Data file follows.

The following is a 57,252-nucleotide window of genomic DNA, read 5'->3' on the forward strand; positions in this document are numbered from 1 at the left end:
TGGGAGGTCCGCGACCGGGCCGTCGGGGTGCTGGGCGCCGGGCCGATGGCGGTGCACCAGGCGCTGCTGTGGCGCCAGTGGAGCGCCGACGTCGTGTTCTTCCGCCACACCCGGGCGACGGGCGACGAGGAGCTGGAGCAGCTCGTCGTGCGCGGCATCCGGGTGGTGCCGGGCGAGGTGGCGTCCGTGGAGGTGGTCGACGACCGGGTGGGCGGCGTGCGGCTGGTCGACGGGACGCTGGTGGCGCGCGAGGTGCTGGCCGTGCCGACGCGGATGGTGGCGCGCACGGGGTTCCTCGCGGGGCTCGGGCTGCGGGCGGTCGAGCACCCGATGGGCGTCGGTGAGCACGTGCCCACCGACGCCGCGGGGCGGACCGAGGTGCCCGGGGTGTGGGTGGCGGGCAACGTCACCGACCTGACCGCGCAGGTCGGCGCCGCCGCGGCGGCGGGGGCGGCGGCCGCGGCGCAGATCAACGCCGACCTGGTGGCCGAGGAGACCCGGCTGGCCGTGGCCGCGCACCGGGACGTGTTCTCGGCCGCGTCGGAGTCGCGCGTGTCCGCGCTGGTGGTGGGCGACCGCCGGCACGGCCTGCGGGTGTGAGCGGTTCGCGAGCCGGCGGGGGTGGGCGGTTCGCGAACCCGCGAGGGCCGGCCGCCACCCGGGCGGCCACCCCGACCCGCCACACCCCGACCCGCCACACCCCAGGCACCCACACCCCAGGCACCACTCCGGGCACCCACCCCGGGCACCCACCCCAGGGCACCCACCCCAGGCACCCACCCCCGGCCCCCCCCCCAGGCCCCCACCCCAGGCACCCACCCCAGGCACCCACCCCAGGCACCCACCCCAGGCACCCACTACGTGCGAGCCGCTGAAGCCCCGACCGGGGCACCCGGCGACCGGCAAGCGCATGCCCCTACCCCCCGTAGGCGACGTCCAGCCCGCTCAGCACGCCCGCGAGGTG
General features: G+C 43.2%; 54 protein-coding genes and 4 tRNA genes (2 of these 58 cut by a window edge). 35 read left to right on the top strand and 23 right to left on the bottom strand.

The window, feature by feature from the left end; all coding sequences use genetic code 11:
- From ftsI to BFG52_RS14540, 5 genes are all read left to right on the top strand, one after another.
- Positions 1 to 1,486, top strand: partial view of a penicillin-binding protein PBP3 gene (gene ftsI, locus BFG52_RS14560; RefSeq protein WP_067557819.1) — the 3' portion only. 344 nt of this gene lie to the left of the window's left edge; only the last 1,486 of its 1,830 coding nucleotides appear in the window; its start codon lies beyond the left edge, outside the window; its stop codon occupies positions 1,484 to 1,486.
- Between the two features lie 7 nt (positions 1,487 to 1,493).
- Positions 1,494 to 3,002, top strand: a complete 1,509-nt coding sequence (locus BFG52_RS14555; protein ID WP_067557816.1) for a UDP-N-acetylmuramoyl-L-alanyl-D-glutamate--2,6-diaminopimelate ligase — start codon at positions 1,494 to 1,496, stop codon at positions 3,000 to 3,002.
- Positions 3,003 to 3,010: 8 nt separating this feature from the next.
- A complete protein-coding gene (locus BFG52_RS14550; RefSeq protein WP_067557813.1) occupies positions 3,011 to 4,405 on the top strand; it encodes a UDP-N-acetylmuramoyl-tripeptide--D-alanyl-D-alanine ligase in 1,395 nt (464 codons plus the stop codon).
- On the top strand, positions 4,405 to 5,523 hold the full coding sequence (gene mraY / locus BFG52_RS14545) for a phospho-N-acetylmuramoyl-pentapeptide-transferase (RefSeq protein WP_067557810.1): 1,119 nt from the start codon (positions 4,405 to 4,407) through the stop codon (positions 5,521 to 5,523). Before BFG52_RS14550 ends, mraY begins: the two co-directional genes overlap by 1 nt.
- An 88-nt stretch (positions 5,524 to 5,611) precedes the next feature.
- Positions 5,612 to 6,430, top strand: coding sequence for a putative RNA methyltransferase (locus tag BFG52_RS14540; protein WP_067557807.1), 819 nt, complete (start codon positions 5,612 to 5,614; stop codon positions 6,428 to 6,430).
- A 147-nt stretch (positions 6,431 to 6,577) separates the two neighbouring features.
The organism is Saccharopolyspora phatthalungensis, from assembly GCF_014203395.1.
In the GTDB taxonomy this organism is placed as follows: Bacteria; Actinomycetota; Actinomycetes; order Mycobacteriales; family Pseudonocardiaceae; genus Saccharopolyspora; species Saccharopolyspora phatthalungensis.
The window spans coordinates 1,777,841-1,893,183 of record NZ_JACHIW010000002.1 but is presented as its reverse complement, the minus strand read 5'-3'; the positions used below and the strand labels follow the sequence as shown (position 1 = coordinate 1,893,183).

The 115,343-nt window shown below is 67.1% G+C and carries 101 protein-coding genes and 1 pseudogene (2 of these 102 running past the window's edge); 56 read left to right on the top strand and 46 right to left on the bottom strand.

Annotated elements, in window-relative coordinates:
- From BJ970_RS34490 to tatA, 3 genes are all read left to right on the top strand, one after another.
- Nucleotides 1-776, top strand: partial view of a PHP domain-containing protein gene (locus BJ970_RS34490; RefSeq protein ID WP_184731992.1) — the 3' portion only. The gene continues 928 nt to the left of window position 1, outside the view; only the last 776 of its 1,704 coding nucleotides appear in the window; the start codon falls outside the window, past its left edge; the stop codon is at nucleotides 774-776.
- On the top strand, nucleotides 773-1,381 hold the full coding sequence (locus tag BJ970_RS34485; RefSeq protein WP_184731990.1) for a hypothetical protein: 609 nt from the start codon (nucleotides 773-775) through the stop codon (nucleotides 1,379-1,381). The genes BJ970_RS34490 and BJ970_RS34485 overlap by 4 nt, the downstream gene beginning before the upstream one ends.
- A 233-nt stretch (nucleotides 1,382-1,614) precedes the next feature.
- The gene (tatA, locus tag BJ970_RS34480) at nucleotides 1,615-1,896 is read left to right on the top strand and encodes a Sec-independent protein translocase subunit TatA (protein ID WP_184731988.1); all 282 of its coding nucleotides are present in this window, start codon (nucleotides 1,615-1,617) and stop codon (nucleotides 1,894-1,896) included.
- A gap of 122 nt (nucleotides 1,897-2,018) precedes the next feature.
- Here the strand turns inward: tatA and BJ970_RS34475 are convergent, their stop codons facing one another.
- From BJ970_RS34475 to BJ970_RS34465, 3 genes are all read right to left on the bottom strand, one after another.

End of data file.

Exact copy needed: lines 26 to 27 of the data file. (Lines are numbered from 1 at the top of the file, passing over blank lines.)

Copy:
- Here the strand turns inward: tatA and BJ970_RS34475 are convergent, their stop codons facing one another.
- From BJ970_RS34475 to BJ970_RS34465, 3 genes are all read right to left on the bottom strand, one after another.